Chicago—and the days of the terrible job,
the terrible ride to work above neighborhood
and neighborhood, every window below
caught in the same torn curtain, or so it seemed
from the El, a thing dizzy with its own
volts and brakes. I pressed my cheek
against the glass and kept looking: even the flashing
backyards turned ancient, each
almost a square, pinned down with a chair
tilted backward or broken. How long is anyone
twenty-three or four—endless moment
dragged through its bored cousins. Years.

And my job: papers into files, files
into their buzzing slots, day after day
at the great university. Near Christmas, nothing
much to do, my office mate hummed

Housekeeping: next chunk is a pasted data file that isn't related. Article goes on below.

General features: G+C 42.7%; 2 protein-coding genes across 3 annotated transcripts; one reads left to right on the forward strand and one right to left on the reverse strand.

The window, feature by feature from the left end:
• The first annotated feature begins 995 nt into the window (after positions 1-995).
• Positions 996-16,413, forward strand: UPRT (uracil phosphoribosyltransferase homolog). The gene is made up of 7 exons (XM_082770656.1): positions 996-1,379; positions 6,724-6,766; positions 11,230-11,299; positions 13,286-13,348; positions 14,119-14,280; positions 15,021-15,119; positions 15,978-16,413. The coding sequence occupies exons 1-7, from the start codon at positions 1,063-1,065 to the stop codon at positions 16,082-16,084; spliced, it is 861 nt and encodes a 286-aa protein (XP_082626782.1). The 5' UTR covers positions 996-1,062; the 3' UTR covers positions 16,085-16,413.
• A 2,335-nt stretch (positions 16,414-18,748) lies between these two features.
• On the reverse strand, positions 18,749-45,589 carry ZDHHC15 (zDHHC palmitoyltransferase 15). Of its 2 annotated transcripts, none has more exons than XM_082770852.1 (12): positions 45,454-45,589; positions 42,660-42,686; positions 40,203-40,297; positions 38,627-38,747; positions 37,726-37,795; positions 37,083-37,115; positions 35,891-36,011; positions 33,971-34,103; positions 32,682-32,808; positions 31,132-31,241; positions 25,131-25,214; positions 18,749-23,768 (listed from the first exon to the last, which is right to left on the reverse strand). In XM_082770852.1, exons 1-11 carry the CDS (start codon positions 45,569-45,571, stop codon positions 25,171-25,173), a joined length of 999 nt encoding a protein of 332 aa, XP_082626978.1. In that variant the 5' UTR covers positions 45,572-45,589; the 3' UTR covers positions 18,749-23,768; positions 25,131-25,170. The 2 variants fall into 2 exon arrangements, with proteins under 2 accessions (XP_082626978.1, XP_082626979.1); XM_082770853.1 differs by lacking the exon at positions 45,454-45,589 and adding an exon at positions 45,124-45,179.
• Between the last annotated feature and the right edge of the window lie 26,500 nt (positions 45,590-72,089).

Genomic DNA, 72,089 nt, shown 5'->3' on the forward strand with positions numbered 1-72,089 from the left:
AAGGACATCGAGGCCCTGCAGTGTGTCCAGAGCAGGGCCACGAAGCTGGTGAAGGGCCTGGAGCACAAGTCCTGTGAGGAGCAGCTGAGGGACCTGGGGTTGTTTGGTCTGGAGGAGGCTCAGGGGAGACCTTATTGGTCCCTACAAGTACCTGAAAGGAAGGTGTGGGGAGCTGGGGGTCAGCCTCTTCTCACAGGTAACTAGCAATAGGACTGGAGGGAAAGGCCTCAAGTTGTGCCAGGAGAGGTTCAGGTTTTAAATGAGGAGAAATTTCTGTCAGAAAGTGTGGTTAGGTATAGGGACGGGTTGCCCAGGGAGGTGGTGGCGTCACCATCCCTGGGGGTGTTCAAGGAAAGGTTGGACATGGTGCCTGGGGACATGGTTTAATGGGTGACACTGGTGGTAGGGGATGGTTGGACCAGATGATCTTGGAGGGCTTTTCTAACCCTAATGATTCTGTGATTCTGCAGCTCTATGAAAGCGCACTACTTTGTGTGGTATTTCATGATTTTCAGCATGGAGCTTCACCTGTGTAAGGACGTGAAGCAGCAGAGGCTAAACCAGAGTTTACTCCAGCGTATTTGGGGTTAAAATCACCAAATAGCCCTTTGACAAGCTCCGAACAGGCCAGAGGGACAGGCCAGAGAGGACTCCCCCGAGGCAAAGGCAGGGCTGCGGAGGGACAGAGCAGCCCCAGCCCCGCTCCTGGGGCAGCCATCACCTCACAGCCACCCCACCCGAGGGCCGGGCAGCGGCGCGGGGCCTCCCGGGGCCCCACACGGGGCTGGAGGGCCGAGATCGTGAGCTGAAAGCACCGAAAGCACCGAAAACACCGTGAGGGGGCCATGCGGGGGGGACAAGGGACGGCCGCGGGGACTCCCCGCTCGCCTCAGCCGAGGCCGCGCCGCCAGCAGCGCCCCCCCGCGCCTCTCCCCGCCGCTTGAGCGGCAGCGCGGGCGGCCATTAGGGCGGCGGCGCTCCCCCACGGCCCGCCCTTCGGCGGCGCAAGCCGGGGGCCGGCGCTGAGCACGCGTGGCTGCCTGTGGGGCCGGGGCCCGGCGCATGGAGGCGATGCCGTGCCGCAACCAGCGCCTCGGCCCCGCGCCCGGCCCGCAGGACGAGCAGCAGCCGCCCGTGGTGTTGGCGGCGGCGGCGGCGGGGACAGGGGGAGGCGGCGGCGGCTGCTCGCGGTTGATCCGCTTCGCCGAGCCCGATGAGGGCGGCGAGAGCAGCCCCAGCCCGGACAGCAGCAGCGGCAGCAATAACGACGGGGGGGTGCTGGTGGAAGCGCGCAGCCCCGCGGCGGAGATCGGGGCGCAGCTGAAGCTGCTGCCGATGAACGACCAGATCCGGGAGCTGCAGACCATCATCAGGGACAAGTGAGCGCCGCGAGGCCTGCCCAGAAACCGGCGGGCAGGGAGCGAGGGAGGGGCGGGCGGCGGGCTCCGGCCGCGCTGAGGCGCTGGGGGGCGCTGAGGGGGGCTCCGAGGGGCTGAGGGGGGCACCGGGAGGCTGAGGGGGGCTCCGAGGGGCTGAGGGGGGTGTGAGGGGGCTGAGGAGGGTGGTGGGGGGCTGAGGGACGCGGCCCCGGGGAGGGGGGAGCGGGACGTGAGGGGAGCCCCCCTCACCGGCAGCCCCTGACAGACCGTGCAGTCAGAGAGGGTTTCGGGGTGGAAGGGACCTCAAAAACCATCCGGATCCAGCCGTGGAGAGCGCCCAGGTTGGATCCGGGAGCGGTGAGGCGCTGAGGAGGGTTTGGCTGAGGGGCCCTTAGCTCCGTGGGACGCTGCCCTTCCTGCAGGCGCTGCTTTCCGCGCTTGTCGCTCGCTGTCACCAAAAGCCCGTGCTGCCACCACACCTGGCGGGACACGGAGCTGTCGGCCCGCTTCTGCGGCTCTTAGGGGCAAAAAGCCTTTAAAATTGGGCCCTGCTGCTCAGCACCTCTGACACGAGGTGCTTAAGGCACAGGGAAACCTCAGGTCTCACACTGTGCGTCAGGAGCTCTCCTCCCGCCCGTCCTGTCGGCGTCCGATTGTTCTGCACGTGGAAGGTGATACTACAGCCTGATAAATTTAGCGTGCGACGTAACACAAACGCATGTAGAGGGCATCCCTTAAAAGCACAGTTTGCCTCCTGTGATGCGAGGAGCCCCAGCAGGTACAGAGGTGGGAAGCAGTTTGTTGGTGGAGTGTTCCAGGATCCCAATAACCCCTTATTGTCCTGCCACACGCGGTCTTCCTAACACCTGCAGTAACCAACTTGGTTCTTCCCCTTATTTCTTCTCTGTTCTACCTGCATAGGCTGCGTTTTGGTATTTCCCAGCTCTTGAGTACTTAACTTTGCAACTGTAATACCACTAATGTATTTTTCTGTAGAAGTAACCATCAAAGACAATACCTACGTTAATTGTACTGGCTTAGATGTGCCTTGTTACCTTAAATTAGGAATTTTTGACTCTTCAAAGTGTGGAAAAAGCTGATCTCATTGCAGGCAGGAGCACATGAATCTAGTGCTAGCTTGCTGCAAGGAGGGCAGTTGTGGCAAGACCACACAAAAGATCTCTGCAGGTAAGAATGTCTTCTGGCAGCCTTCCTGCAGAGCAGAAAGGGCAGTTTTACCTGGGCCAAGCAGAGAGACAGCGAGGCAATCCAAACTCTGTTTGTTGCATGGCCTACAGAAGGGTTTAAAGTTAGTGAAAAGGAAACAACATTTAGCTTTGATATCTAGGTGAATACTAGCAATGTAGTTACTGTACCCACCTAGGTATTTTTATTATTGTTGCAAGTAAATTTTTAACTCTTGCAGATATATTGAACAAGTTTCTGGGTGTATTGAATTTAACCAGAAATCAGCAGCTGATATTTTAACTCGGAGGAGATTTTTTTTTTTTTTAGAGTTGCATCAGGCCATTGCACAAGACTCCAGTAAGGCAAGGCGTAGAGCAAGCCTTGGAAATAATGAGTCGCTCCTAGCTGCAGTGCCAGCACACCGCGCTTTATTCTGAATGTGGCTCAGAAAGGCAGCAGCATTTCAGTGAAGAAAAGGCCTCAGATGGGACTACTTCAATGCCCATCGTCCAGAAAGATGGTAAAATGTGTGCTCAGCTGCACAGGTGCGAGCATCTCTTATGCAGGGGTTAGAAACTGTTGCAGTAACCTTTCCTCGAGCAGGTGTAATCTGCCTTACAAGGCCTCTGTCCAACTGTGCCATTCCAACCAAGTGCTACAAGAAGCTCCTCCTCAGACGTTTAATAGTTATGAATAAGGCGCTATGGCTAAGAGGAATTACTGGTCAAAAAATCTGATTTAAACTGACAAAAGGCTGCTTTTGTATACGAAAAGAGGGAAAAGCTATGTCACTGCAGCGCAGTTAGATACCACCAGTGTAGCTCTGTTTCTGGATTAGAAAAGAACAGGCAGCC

as she sewed and folded ornaments, her desk
an acre of sequins and ribbon. I typed
deep into the early twilight—poems—and stared
them through. Poor things. It was like walking
sideways into the massive heart—a heart
as big as a room—at the Museum of Science and Industry,
following the dim light
in the blue-pitched veins, that gun barrel
double rap in my head. Someone’s
real heart, the guide said, amplified one hundred times.

Coming home, I’d see the old man
severed at the waist, and walk by quickly.
Each day he’d set up at the El, his odd little chair,
his can of frosted ballpoint pens. I once
bought two. Pretty soon—I don’t know.
I quit before long. By then, it was summer.
The half-man in his tee shirt
began to balance bottle
onto bottle into a glittering, threatening lace.
Look out, he’d say, rolling
Back on his ball bearings the size of a fist,
Careful of us, loving our danger.

:: Marianne Boruch, Moss Burning (1993)

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